The present invention provides a timer that starts a time cycle when a filter is placed into a housing. The timer cycle will not reinitiate a new time cycle when the previously used filter is removed from the housing and reinserted into the housing.

In one embodiment, the filter life timer assembly comprises a filter comprising a filter media surrounded by a filter frame, a housing for supporting the filter, a piercing post connected to the housing moveable between a first resting position and a second position in direct contact with the filter frame, and a timer connected to the piercing post. The piercing post punctures a portion of the filter frame to create an opening in the filter frame. The timer initiates a count when the piercing post is actuated to the second position.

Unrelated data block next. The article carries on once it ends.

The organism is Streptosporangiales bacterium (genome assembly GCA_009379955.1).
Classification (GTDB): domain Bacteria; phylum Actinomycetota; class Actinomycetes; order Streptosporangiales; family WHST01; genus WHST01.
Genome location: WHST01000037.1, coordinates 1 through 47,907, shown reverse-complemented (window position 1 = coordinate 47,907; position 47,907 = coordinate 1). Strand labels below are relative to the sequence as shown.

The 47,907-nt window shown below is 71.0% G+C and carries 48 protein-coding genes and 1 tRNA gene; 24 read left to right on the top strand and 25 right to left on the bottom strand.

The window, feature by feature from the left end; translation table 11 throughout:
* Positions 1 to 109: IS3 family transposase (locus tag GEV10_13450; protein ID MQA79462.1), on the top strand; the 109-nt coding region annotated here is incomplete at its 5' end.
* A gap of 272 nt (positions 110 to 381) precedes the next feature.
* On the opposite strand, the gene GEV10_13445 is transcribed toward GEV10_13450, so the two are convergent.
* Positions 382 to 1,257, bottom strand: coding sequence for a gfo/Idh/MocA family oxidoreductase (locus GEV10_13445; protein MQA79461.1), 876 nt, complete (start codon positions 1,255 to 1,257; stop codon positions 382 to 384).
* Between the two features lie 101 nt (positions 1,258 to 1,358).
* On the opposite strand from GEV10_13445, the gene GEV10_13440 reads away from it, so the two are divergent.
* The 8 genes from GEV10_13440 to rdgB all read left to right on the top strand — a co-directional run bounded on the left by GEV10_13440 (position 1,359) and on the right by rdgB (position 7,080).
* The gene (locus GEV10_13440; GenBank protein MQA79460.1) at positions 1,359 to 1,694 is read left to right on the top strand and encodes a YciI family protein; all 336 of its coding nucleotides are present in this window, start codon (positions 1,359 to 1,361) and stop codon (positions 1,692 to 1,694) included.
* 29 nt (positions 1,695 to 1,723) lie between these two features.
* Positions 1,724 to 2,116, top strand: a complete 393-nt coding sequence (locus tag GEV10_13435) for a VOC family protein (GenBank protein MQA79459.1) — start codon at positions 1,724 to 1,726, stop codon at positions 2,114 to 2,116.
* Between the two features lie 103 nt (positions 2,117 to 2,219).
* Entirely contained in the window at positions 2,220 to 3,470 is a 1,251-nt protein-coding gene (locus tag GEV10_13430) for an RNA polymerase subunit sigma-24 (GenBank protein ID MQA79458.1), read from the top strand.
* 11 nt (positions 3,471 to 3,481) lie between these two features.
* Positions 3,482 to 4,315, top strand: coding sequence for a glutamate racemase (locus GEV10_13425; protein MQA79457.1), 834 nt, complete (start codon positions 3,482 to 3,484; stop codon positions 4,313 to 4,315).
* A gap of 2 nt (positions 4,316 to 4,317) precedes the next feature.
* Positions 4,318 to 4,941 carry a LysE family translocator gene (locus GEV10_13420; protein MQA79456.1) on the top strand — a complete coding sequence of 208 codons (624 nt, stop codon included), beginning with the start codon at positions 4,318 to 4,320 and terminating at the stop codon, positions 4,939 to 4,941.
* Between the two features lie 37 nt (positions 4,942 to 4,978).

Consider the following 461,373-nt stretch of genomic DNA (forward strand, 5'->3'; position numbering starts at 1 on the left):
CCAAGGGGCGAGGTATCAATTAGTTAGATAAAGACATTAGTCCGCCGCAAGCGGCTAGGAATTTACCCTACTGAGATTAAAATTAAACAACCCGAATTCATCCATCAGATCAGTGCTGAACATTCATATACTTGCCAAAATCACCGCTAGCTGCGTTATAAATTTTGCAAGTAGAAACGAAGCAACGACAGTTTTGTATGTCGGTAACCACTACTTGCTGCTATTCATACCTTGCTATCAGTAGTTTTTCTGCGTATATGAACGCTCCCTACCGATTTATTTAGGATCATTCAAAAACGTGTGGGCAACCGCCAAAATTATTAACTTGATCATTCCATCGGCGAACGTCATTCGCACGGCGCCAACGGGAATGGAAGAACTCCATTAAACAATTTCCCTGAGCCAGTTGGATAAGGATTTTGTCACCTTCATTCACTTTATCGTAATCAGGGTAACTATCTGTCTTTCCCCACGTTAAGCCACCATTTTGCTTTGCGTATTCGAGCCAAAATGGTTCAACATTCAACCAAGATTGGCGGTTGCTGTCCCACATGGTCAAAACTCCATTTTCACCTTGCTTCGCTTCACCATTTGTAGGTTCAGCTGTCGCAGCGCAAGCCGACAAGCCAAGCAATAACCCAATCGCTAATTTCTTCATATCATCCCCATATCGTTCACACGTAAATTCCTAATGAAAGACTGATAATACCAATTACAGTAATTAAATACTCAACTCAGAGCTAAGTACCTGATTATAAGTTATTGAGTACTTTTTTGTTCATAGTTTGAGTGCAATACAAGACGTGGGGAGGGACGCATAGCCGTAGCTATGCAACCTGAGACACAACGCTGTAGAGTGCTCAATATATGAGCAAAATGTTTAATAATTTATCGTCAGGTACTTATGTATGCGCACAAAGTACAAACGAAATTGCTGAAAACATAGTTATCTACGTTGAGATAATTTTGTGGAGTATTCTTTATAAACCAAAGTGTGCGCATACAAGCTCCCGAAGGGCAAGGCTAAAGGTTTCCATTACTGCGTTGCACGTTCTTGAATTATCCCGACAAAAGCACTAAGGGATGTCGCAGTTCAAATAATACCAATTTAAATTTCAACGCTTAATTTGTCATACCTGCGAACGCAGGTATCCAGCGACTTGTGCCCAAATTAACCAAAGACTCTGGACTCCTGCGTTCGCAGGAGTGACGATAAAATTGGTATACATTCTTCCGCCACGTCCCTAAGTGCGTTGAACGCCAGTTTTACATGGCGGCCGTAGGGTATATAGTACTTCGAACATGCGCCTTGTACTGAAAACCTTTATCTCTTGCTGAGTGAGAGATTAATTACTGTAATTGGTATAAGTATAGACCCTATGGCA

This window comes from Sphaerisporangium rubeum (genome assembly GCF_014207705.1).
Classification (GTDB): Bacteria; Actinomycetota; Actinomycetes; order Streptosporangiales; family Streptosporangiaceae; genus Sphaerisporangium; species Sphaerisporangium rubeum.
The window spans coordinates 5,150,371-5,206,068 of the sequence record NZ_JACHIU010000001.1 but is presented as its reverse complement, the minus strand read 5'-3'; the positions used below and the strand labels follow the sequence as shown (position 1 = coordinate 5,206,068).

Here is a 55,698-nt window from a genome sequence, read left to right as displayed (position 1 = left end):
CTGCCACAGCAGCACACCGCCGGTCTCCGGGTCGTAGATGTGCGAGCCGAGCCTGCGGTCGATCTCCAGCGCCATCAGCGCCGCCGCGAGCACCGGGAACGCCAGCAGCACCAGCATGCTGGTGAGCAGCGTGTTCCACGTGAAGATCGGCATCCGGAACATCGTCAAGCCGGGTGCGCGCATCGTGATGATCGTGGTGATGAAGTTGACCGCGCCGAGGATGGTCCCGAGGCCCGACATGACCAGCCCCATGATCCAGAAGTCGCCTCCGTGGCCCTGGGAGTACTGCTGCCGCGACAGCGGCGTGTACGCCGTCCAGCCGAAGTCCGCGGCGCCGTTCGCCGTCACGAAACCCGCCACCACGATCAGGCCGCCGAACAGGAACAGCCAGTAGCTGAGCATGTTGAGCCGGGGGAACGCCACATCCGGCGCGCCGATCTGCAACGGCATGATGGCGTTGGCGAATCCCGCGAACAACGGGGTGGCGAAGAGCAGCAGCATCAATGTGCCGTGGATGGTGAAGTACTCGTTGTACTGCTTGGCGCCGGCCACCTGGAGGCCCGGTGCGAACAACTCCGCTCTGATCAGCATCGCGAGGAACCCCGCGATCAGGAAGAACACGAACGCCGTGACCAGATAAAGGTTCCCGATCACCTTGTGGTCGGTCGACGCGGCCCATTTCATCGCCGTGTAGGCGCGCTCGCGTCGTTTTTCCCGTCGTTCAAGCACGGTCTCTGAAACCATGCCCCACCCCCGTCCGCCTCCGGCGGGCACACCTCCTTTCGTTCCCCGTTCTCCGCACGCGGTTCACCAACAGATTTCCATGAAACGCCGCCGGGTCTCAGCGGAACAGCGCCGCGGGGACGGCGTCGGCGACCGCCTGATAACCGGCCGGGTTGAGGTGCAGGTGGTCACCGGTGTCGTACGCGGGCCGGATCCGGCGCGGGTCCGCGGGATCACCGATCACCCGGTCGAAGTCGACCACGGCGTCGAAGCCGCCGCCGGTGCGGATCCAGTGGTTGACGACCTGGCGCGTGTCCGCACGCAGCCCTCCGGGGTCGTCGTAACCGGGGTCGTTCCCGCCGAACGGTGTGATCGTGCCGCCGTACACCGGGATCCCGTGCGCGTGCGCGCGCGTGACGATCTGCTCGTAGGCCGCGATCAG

In another embodiment, the filter life tinier assembly comprises a filter, a housing for supporting the filter, a piercing post connected to the housing, and a timer connected to the piercing post. The filter comprises a filter media surrounded by a filter frame. The filter frame includes a first portion having a first structural integrity and a second portion having a second structural integrity that is less than the first structural integrity. The piercing post is moveable between a first resting position and a second position in direct contact with the second portion of the filter frame. The piercing post punctures the second portion of the filter frame to create an opening in the filter frame. The timer initiates a count when the piercing post is actuated to the second position.